The battle over Scottish independence is heating up especially with signs the polls may be narrowing
"I was so angry, if the referendum vote had been the next day I would have voted yes," said an up-to-now undecided friend. This was in response to George Osborne's high handed flying visit last month to tell us that an independent Scotland couldn't have the pound as its currency. Better Together — the No to independence campaign — has played its strong card early in 2014. While it has exposed faultlines in Alex Salmond's official Yes strategy, it has also confirmed that every time Cameron and the Tories speak out for the No vote they strengthen our side.
The Socialist Workers Party is for the break up of Britain. The very real prospect of a dismantled British state is something we relish and puts us squarely in the Yes camp. We are part of the campaigns organising to convince people to vote Yes. Our argument is simple: the working class has nothing to gain from staying part of the United Kingdom.
The whole debate is hotting up. What kind of Scotland do we want? What would it mean for people's daily lives? Would we better off? What about pensions, pay, jobs, education? These issues are being talked about everywhere. The scare tactics from "Project Fear" are failing to hit the mark as ordinary people demand answers to the questions which matter to them. The intervention of celebs like David Bowie, with his ludicrous appeal via Kate Moss, only serves to highlight this gulf.
Cameron's recent "phone a friend" appeal to people in England and Wales has backfired. There will be joint action in solidarity with our brothers and sisters in the Anti Bedroom Tax movement in England and Wales on 5 April, just as there was on the successful day of action against Atos on 19 February. Maybe not the kind of exchange Cameron had in mind? We are united by our hatred of the Tories.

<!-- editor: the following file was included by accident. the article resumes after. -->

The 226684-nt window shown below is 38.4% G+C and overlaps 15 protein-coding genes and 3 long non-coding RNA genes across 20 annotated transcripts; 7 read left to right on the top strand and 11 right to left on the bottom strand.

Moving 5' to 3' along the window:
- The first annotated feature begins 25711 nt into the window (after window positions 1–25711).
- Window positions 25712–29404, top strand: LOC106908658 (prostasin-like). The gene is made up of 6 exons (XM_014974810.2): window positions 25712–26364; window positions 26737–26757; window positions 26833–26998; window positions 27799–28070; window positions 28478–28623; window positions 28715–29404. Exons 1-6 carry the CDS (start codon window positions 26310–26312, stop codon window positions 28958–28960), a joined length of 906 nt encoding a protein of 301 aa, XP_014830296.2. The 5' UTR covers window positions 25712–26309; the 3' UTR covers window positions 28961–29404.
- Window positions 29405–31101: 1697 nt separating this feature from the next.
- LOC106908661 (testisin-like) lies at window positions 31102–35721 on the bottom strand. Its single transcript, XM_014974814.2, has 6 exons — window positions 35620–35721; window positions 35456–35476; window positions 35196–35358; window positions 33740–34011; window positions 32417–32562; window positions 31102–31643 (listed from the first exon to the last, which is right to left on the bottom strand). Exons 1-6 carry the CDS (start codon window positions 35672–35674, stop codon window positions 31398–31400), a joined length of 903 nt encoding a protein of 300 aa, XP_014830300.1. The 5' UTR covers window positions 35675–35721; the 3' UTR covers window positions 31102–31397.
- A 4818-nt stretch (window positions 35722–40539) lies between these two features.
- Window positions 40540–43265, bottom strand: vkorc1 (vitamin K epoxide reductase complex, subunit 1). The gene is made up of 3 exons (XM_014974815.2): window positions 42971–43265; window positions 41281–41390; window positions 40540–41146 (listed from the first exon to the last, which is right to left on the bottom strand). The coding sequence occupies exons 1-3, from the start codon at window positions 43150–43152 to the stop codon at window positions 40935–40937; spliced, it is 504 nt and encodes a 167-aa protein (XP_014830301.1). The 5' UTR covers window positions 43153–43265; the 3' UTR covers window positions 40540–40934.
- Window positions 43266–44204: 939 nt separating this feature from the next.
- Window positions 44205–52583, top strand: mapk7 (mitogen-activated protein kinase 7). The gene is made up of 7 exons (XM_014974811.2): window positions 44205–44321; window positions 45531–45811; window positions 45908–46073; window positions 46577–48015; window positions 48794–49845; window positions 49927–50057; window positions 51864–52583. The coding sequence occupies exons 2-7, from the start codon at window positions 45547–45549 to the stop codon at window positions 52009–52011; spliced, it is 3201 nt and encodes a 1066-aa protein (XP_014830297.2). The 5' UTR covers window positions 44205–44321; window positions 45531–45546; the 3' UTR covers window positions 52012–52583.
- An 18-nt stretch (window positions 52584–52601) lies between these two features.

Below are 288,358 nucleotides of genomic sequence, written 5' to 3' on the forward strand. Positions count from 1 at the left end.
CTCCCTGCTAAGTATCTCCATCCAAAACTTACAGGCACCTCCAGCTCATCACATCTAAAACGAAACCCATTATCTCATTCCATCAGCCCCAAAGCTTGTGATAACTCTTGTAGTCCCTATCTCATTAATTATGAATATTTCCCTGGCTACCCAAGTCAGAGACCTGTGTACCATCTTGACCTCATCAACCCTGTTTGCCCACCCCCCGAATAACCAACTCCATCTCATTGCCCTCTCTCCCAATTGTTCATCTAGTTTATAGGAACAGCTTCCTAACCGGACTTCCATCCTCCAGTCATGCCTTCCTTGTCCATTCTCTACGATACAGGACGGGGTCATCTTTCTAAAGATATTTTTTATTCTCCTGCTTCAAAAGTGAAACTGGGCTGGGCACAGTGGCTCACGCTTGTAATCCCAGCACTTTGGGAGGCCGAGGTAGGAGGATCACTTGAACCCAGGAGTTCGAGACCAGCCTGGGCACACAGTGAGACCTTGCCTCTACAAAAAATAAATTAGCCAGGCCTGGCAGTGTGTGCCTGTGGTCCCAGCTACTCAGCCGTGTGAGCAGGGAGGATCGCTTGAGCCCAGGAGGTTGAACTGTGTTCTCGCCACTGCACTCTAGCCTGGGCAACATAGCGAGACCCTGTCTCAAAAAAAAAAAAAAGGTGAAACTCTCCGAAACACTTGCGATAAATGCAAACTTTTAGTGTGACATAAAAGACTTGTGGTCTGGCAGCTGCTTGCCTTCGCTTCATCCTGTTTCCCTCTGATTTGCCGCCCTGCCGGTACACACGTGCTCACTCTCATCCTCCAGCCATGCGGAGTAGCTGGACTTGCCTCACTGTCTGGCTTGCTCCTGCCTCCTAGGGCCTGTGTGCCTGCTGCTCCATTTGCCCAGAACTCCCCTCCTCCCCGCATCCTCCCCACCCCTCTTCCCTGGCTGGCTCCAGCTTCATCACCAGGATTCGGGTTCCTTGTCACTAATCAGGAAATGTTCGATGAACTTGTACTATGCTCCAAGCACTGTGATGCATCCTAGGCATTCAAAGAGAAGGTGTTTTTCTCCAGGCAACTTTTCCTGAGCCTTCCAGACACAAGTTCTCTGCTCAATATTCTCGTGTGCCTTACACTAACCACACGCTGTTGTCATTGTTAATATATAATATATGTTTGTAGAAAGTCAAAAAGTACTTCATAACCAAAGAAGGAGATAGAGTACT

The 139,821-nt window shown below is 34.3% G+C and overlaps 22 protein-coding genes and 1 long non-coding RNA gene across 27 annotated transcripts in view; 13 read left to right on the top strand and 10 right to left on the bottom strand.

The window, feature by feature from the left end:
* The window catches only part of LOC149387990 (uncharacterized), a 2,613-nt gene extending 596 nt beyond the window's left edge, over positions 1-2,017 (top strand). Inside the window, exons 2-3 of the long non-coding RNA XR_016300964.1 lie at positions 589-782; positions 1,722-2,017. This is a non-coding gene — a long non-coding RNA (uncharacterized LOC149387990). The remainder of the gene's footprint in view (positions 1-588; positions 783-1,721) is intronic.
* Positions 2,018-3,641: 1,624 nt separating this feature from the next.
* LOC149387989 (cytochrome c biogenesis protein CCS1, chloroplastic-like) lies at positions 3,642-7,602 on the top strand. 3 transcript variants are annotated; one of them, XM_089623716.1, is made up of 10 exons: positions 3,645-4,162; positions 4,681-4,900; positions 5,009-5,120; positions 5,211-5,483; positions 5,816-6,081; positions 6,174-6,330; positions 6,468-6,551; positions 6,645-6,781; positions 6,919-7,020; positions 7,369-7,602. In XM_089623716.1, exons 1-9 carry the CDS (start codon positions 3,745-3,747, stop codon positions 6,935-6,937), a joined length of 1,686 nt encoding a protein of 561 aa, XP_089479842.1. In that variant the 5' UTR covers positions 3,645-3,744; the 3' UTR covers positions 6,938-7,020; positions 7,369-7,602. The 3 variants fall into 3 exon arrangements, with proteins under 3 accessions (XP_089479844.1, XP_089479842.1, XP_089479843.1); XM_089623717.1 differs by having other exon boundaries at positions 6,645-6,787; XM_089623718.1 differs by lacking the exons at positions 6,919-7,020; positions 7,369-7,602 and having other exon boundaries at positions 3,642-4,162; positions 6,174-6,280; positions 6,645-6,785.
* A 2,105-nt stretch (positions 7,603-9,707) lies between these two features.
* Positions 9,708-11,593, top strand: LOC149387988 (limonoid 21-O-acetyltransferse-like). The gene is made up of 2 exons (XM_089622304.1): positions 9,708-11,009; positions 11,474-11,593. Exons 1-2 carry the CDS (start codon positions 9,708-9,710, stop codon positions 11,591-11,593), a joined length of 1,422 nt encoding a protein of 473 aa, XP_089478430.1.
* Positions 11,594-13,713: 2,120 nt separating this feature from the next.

The number and size of the public meetings and events on the Scottish independence referendum have increased massively. Every night, across the country, debates and forums are attracting working class audiences in their hundreds. These are organised by a range of organisations including the official Yes campaign, Radical Independence Campaign, socialists, trade unionists, community activists and others. Many of the politicians at these meetings are being taken to task for past and present failures to provide an alternative to the neoliberalism of previous Westminster governments.
The prospect of no more Tory governments is attractive and is putting further pressure on the Labour Party in Scotland. They are in an unholy alliance with Tories and Lib Dems in the Better Together campaign. This is angering many. The recent packed launch meeting of Labour for Independence is to be welcomed and has taken the debate into the heart of Scottish Labour.
In the trade unions the question of what the vote means for their members is gaining prominence. In a recent consultation across the PCS in Scotland 18,025 voted for a neutral stance, with 5,775 in favour of backing Yes. There was not a single branch in favour of a Vote No position. The Scottish TUC has published the second paper from its "A Just Scotland" consultation. This reflects the questions trade unionists have put to all of the parties involved in the referendum campaign. Both the PCS and STUC have a neutral stance on the referendum vote, but the lack of a radical alternative argument from the No side is stark.